Photograph by William Thomas Cain/Getty Images.
Don’t confiscate your teen's cellphone just yet.
Despite all the hype about "sexting," a new national study finds that just 1 percent of kids age 10-17 have actually sent explicit pictures of themselves or others via their cellphones, the Associated Press reports.
"Teen sexting isn't rampant, usually isn't malicious, and is generally not something parents should panic over," the study’s lead author, University of New Hampshire psychology professor Kimberly Mitchell, told the news wire.
The new study focused exclusively on pictures and not verbally explicit text messages. The rate of receiving suggestive or explicit images is slightly higher than the rate of sending, with 7 percent of the 1,560 respondents saying they had received sexual images.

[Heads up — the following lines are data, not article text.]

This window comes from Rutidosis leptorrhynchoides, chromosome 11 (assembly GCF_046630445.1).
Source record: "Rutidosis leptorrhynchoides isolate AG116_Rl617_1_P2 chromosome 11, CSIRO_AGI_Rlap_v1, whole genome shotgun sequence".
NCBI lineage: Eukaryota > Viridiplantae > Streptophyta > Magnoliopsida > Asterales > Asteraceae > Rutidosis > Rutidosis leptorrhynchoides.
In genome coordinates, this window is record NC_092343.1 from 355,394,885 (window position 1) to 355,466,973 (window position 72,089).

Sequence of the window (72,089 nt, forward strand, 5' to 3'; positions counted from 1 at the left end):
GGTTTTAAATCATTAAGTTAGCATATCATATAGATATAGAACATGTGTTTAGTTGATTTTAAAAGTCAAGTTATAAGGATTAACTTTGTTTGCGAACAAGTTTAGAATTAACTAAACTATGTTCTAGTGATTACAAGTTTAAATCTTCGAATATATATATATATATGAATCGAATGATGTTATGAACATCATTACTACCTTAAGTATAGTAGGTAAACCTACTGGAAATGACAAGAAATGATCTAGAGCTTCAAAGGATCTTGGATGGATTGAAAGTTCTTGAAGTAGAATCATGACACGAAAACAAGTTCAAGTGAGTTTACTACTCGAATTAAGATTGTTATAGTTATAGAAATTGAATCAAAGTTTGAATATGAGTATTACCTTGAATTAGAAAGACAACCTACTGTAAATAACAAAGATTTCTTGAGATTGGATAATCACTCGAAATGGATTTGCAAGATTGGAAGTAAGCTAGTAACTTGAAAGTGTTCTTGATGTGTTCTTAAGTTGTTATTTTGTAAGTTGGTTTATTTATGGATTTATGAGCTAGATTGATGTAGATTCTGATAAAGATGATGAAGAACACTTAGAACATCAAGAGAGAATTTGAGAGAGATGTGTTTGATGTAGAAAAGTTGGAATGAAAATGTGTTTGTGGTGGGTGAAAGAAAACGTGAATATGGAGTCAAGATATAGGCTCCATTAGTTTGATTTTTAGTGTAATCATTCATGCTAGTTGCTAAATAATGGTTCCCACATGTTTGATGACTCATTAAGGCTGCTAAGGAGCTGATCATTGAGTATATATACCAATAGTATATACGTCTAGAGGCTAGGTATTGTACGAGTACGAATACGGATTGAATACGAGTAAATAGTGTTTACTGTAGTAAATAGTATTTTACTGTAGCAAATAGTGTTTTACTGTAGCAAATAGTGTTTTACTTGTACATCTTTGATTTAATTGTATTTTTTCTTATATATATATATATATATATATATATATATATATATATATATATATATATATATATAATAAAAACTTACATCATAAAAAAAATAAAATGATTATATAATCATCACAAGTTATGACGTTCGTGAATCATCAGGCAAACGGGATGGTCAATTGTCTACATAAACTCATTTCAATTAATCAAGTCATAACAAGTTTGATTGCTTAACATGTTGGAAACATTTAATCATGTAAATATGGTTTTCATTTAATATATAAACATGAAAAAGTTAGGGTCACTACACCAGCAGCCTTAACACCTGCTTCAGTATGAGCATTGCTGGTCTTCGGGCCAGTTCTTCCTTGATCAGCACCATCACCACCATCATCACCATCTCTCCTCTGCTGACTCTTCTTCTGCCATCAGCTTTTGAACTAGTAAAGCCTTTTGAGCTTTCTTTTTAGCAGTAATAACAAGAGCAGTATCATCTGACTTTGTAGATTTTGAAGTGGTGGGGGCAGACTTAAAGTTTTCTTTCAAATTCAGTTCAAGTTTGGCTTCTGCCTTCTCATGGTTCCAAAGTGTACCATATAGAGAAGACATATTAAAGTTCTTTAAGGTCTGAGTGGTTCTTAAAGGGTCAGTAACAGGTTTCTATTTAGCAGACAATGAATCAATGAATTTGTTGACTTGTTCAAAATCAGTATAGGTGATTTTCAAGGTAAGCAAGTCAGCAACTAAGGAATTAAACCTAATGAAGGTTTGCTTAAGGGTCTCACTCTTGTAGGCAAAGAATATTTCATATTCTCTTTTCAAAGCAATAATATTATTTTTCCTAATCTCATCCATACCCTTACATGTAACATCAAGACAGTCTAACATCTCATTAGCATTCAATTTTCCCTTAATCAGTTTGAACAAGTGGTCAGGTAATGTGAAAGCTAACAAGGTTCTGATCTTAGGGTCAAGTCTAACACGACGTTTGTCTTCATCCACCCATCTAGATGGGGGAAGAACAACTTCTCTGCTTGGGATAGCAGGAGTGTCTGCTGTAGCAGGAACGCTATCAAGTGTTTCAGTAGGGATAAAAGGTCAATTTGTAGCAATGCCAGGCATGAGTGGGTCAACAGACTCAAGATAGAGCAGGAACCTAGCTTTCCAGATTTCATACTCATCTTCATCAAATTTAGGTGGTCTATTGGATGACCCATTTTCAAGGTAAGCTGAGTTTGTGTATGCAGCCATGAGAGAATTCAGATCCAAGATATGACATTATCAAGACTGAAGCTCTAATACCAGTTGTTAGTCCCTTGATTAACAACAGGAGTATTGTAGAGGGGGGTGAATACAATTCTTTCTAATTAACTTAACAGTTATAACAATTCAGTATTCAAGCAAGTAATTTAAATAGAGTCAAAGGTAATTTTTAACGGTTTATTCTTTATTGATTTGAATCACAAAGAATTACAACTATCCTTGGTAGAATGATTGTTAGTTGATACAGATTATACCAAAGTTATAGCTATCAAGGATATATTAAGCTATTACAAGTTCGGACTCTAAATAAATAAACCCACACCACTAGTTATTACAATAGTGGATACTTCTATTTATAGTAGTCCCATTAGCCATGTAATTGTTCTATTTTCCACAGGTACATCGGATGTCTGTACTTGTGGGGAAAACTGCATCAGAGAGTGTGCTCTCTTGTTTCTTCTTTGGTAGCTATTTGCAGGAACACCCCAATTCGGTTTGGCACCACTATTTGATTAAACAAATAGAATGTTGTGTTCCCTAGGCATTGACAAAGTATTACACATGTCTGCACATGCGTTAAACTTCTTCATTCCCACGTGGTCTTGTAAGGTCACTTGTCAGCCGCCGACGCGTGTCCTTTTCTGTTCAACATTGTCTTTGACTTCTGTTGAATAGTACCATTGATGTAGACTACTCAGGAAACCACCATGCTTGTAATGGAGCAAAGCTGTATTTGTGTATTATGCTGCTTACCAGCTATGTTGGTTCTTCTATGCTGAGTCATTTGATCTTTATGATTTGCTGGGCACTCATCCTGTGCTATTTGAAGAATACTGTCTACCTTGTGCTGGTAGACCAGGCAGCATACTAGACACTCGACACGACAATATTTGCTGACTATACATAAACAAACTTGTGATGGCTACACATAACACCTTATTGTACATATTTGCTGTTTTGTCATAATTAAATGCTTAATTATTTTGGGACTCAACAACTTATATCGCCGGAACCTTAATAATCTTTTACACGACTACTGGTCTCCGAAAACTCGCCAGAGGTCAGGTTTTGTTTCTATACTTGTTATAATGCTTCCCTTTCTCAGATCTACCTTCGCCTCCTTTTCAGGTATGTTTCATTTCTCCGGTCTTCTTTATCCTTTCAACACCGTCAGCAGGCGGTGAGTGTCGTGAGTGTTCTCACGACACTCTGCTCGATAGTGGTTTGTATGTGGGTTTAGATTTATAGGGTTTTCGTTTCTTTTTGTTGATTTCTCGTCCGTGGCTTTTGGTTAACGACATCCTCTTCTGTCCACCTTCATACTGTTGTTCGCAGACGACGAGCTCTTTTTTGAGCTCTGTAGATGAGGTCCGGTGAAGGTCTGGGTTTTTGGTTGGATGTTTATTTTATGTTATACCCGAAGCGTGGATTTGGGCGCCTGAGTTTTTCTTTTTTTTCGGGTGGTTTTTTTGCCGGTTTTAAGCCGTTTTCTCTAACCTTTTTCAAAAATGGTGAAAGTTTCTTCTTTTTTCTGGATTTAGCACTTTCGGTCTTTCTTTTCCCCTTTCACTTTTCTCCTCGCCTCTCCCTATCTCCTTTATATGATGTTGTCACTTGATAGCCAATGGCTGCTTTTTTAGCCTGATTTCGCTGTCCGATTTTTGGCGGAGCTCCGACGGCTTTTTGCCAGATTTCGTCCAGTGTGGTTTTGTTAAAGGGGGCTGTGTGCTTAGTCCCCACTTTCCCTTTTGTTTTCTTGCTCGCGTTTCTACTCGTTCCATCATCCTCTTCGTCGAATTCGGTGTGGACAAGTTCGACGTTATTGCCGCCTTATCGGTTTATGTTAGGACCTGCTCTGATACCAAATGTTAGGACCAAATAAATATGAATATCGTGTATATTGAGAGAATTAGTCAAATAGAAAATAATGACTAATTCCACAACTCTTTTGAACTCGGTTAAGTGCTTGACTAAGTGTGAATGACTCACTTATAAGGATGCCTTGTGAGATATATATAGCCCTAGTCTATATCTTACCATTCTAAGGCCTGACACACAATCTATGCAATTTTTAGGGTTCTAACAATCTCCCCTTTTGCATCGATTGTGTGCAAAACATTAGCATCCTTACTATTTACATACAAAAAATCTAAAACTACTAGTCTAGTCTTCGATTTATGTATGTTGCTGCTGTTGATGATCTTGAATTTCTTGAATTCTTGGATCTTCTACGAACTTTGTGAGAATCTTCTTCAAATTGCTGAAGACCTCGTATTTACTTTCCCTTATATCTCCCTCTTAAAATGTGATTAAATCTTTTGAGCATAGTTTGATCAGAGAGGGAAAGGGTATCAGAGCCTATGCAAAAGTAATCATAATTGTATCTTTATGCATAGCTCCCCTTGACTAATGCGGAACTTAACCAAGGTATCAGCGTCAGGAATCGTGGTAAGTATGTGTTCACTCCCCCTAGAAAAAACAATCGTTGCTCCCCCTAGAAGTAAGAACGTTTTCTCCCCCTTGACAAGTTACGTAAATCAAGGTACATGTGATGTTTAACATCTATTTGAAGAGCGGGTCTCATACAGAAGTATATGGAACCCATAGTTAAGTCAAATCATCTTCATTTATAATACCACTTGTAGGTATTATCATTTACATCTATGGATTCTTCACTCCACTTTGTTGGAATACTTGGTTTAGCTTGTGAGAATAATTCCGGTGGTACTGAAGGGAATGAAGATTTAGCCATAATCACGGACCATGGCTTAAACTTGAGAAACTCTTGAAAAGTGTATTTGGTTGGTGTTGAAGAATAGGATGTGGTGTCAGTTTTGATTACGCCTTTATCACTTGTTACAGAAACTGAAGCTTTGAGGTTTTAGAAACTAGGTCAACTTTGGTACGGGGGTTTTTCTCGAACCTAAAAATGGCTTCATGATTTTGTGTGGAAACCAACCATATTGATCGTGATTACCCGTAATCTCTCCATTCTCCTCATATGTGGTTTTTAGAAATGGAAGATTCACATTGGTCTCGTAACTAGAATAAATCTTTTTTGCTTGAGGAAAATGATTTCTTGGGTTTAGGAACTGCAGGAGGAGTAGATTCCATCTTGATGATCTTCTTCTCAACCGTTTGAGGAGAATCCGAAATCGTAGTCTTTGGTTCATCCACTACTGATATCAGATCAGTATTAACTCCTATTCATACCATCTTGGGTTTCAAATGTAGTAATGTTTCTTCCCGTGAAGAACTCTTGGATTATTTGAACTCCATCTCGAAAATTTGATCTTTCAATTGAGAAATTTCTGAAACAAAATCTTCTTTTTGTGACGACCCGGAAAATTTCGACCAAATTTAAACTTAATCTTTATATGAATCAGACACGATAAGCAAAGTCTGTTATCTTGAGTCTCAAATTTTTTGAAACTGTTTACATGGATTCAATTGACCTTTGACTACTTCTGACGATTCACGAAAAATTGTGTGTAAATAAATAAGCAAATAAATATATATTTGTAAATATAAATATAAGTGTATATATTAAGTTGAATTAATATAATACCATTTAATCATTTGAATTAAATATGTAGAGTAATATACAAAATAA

Researchers also surveyed 3,000 police departments nationwide to see how law enforcement officers deal with sexting. During 2008 and 2009, about 4,000 instances of sexting were reported to police. About one-third of those cases ended in an arrest, usually for the older of the participants.
Researchers are also questioning whether sexting may be a phenomenon more associated with twentysomethings. A previous study surveying young adults aged 14 to 24 found a much higher rate of sexting, with about 1 in 5 participants admitting to sending or receiving explicit texts or images.